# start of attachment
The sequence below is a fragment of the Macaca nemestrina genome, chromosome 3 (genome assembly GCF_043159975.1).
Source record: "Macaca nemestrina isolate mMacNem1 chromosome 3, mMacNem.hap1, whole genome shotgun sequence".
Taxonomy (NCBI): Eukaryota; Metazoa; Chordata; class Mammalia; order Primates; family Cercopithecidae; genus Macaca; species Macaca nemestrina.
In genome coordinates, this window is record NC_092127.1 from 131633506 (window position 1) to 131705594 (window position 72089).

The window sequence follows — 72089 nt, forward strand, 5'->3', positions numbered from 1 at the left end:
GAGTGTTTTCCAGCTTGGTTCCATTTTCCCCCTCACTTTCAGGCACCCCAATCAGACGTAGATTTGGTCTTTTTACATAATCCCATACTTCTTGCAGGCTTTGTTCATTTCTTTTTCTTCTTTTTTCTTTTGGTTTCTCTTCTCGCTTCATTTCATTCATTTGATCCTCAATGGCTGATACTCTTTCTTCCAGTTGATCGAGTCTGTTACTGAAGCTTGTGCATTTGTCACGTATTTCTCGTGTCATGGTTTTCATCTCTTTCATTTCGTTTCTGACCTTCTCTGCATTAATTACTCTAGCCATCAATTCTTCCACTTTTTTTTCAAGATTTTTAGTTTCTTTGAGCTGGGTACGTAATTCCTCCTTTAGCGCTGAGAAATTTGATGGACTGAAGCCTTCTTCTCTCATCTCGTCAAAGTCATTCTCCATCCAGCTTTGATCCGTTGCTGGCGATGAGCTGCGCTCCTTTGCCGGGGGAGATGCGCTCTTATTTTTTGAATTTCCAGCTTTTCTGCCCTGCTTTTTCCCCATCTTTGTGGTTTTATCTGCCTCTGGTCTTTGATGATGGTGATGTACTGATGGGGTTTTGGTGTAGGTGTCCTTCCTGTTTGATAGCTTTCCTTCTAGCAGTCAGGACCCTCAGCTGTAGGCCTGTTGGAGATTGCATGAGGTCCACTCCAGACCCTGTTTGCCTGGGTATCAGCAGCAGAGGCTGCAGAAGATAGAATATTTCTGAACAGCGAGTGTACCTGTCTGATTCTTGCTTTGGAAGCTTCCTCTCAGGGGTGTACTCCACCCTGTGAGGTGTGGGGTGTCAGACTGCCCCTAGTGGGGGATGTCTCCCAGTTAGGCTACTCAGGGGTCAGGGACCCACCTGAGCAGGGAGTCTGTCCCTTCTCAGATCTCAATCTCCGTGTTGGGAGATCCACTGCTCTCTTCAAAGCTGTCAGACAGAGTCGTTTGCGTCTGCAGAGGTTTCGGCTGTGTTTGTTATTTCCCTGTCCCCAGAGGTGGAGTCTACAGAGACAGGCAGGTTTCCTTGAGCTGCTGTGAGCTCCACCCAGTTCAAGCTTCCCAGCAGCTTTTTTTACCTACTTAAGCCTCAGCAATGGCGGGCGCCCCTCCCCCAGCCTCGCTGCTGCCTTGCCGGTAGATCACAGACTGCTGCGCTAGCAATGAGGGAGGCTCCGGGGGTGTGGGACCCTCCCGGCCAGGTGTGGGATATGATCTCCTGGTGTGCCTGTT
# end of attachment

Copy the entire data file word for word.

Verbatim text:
The sequence below is a fragment of the Macaca nemestrina genome, chromosome 3 (genome assembly GCF_043159975.1).
Source record: "Macaca nemestrina isolate mMacNem1 chromosome 3, mMacNem.hap1, whole genome shotgun sequence".
Taxonomy (NCBI): Eukaryota; Metazoa; Chordata; class Mammalia; order Primates; family Cercopithecidae; genus Macaca; species Macaca nemestrina.
In genome coordinates, this window is record NC_092127.1 from 131633506 (window position 1) to 131705594 (window position 72089).

The window sequence follows — 72089 nt, forward strand, 5'->3', positions numbered from 1 at the left end:
GAGTGTTTTCCAGCTTGGTTCCATTTTCCCCCTCACTTTCAGGCACCCCAATCAGACGTAGATTTGGTCTTTTTACATAATCCCATACTTCTTGCAGGCTTTGTTCATTTCTTTTTCTTCTTTTTTCTTTTGGTTTCTCTTCTCGCTTCATTTCATTCATTTGATCCTCAATGGCTGATACTCTTTCTTCCAGTTGATCGAGTCTGTTACTGAAGCTTGTGCATTTGTCACGTATTTCTCGTGTCATGGTTTTCATCTCTTTCATTTCGTTTCTGACCTTCTCTGCATTAATTACTCTAGCCATCAATTCTTCCACTTTTTTTTCAAGATTTTTAGTTTCTTTGAGCTGGGTACGTAATTCCTCCTTTAGCGCTGAGAAATTTGATGGACTGAAGCCTTCTTCTCTCATCTCGTCAAAGTCATTCTCCATCCAGCTTTGATCCGTTGCTGGCGATGAGCTGCGCTCCTTTGCCGGGGGAGATGCGCTCTTATTTTTTGAATTTCCAGCTTTTCTGCCCTGCTTTTTCCCCATCTTTGTGGTTTTATCTGCCTCTGGTCTTTGATGATGGTGATGTACTGATGGGGTTTTGGTGTAGGTGTCCTTCCTGTTTGATAGCTTTCCTTCTAGCAGTCAGGACCCTCAGCTGTAGGCCTGTTGGAGATTGCATGAGGTCCACTCCAGACCCTGTTTGCCTGGGTATCAGCAGCAGAGGCTGCAGAAGATAGAATATTTCTGAACAGCGAGTGTACCTGTCTGATTCTTGCTTTGGAAGCTTCCTCTCAGGGGTGTACTCCACCCTGTGAGGTGTGGGGTGTCAGACTGCCCCTAGTGGGGGATGTCTCCCAGTTAGGCTACTCAGGGGTCAGGGACCCACCTGAGCAGGGAGTCTGTCCCTTCTCAGATCTCAATCTCCGTGTTGGGAGATCCACTGCTCTCTTCAAAGCTGTCAGACAGAGTCGTTTGCGTCTGCAGAGGTTTCGGCTGTGTTTGTTATTTCCCTGTCCCCAGAGGTGGAGTCTACAGAGACAGGCAGGTTTCCTTGAGCTGCTGTGAGCTCCACCCAGTTCAAGCTTCCCAGCAGCTTTTTTTACCTACTTAAGCCTCAGCAATGGCGGGCGCCCCTCCCCCAGCCTCGCTGCTGCCTTGCCGGTAGATCACAGACTGCTGCGCTAGCAATGAGGGAGGCTCCGGGGGTGTGGGACCCTCCCGGCCAGGTGTGGGATATGATCTCCTGGTGTGCCTGTT